This week, Ecuador gets a new president: the conservative ex-banker Guillermo Lasso. Peru is in the crucial final fortnight of the presidential run-off campaign amid signs that Keiko Fujimori may have reached her ceiling. The situation in Colombia remains deeply unsettled nearly four weeks after the outbreak of anti-government protests. In Brazil, congressional support for the government has been visibly decreasing. Mexico’s Central Bank (Banxico) has been under scrutiny. Argentina has returned to a strict lockdown not seen since the pandemic first hit in March 2020. Finally, the Chilean Left’s internecine battle for supremacy shows how the political ground has shifted since the 2019 unrest.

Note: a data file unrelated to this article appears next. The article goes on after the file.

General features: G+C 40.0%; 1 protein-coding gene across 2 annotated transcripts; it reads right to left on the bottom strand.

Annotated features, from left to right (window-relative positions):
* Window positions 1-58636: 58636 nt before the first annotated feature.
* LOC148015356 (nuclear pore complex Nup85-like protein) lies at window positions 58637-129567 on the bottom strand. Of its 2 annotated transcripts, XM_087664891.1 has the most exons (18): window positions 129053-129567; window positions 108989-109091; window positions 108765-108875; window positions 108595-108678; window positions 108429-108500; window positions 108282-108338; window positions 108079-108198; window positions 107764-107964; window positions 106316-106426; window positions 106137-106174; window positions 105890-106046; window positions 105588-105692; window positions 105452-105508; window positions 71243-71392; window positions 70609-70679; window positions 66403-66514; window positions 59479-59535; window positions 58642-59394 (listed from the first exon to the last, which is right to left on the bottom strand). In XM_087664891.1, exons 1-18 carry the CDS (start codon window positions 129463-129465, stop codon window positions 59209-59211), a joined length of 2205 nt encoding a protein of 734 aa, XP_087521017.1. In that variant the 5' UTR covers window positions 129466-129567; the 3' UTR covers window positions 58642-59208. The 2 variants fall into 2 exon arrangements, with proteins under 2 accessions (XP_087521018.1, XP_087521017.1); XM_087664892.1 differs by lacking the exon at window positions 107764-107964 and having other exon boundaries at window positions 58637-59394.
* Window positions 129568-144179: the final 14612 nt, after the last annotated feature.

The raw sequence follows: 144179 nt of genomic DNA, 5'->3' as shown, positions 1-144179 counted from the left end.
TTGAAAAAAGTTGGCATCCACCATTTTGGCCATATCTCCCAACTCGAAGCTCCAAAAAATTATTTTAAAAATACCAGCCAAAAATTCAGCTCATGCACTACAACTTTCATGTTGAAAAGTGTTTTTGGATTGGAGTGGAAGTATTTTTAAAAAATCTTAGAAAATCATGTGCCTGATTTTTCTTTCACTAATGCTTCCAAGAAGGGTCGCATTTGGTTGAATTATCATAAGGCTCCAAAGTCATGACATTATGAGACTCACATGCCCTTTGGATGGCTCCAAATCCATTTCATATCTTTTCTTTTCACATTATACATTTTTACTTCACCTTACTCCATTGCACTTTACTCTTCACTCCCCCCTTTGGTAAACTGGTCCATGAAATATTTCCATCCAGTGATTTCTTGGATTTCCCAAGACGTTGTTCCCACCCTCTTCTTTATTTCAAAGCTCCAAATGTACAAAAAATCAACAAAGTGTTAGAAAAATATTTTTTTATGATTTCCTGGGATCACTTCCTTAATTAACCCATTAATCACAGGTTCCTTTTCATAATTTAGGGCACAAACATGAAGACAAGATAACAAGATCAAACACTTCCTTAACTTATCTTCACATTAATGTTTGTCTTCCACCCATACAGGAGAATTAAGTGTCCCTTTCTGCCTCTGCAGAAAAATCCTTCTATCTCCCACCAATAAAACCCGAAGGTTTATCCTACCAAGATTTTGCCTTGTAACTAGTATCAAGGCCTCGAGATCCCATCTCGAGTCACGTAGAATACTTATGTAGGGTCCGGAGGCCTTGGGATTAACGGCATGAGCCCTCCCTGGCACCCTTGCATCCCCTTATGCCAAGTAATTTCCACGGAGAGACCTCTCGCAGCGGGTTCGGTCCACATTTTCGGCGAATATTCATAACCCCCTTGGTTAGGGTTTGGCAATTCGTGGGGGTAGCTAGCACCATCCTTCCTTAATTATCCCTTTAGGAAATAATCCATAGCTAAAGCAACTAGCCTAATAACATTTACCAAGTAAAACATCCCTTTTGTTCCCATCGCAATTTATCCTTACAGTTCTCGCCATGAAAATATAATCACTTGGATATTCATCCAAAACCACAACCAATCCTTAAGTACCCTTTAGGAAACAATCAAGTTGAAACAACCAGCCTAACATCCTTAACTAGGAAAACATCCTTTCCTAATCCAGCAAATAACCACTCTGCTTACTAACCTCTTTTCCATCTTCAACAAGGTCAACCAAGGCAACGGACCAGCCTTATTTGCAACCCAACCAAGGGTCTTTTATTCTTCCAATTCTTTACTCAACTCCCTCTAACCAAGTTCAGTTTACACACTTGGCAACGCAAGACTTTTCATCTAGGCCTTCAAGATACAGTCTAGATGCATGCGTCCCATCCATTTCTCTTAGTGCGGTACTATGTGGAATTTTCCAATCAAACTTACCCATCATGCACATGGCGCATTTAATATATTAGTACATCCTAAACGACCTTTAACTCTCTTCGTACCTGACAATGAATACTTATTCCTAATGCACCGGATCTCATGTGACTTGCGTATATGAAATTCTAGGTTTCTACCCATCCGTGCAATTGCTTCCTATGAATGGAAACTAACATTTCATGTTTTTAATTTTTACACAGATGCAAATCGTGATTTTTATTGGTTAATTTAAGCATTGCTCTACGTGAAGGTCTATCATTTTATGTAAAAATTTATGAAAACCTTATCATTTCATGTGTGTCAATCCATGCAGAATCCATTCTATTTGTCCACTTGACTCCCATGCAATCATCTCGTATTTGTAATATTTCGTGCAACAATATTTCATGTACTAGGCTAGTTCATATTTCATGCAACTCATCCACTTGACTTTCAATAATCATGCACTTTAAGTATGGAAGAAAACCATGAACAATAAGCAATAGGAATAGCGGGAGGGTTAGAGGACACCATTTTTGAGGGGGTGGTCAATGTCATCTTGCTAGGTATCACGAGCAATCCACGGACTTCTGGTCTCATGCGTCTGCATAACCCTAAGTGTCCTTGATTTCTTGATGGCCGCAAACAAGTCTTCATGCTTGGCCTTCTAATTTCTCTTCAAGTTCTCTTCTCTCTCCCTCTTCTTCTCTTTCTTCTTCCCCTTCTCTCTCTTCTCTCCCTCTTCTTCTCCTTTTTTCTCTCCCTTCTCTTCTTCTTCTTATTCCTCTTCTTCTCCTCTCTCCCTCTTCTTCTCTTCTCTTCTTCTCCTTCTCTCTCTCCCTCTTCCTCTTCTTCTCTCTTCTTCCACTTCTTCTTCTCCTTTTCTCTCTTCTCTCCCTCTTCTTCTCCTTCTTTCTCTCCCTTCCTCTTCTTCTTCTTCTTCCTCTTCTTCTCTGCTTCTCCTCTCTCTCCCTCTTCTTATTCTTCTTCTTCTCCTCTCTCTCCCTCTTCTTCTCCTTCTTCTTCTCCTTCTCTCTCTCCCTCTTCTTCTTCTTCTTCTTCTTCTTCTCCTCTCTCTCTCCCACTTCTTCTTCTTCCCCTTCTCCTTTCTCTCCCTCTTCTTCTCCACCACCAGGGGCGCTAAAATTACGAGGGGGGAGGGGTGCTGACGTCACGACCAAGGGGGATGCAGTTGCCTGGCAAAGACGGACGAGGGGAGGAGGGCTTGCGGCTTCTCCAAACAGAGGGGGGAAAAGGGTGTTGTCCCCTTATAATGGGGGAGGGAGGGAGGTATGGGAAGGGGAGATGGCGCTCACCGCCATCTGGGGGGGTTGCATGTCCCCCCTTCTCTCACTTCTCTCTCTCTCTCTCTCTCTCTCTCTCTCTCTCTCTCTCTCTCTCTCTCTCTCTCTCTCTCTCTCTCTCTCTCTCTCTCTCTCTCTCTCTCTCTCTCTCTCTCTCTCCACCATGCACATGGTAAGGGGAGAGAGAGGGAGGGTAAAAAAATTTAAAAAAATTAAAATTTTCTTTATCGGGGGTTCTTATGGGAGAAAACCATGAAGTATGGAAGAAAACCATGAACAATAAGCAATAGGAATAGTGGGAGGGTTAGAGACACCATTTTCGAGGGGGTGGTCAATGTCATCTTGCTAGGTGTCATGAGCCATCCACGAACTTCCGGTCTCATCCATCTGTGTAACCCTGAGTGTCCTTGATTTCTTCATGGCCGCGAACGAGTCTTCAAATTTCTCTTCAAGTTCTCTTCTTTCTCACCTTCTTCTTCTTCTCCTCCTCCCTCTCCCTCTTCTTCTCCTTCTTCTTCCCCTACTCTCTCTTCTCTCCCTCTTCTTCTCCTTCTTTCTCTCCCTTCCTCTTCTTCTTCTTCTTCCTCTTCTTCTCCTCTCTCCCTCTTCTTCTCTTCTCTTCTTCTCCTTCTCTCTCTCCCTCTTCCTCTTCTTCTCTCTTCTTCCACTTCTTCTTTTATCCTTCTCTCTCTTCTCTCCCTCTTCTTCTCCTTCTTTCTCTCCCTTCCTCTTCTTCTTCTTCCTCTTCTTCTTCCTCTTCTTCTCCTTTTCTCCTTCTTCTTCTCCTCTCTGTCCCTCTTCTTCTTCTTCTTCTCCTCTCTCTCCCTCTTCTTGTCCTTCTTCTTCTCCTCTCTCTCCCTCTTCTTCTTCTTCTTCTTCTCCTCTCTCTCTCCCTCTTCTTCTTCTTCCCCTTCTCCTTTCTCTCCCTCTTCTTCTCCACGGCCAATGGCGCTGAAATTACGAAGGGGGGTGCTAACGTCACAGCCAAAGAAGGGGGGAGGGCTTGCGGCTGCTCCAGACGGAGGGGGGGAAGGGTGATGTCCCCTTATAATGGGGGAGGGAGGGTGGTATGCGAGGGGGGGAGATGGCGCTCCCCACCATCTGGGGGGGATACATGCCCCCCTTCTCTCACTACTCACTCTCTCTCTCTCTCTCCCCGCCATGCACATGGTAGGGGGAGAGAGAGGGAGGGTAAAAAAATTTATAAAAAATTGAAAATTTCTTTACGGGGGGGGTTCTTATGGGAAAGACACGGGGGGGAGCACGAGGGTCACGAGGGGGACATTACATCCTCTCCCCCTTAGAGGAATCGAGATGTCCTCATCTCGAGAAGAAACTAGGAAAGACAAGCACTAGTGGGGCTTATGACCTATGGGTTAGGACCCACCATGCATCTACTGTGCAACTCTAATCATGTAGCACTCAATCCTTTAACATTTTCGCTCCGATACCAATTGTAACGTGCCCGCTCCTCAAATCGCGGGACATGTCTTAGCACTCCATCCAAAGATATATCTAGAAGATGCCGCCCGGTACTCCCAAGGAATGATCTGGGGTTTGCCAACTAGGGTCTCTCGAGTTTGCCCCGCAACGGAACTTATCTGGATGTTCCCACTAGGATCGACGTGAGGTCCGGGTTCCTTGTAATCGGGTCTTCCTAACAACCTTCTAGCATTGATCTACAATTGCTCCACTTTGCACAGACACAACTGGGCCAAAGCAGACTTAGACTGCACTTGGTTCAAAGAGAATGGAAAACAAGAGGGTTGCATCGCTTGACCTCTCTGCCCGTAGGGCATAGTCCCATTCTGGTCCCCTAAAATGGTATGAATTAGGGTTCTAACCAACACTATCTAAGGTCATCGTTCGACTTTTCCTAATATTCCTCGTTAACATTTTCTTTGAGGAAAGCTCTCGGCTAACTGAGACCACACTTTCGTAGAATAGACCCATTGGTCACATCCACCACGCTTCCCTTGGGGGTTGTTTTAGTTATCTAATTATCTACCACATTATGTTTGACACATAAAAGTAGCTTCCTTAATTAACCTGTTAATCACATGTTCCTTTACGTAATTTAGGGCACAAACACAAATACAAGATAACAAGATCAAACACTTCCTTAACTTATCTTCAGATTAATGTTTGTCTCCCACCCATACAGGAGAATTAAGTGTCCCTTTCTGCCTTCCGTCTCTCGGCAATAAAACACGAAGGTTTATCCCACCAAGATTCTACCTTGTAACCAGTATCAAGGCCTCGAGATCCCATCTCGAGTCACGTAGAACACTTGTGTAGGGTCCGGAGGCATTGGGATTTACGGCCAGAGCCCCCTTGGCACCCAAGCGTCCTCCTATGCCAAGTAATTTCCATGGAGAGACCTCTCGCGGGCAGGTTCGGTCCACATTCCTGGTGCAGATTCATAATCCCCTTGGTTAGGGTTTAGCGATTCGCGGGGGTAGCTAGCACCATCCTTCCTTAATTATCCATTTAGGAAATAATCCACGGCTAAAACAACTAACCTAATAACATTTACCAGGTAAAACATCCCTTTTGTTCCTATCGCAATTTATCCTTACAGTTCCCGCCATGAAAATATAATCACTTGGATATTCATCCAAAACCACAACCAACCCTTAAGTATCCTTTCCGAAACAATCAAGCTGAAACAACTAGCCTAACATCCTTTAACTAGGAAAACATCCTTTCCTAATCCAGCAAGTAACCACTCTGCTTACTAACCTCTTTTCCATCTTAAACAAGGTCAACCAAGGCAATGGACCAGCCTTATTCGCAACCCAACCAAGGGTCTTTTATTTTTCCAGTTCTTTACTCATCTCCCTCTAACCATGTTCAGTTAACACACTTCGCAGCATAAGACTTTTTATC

Guillermo Lasso is inaugurated as president today, 24 May. Lasso’s first priority will be the health crisis. Lasso has promised that 9mn Ecuadoreans will have had a vaccine jab within 100 days of his inauguration. A deal to obtain the Russian-developed Sputnik V vaccine should be confirmed imminently, though with under 1.8mn doses applied so far, the challenge facing the new administration will be immense. Lasso has also promised to unveil tax reforms as another priority; these should include the elimination of the ISD tax on USD outflows as well as the introduction of VAT holidays. Incoming Finance Minister Simon Cueva has already talked about tweaks to the International Monetary Fund (IMF) agreement. The fragmented incoming National Assembly (AN) will represent one of Lasso’s biggest challenges.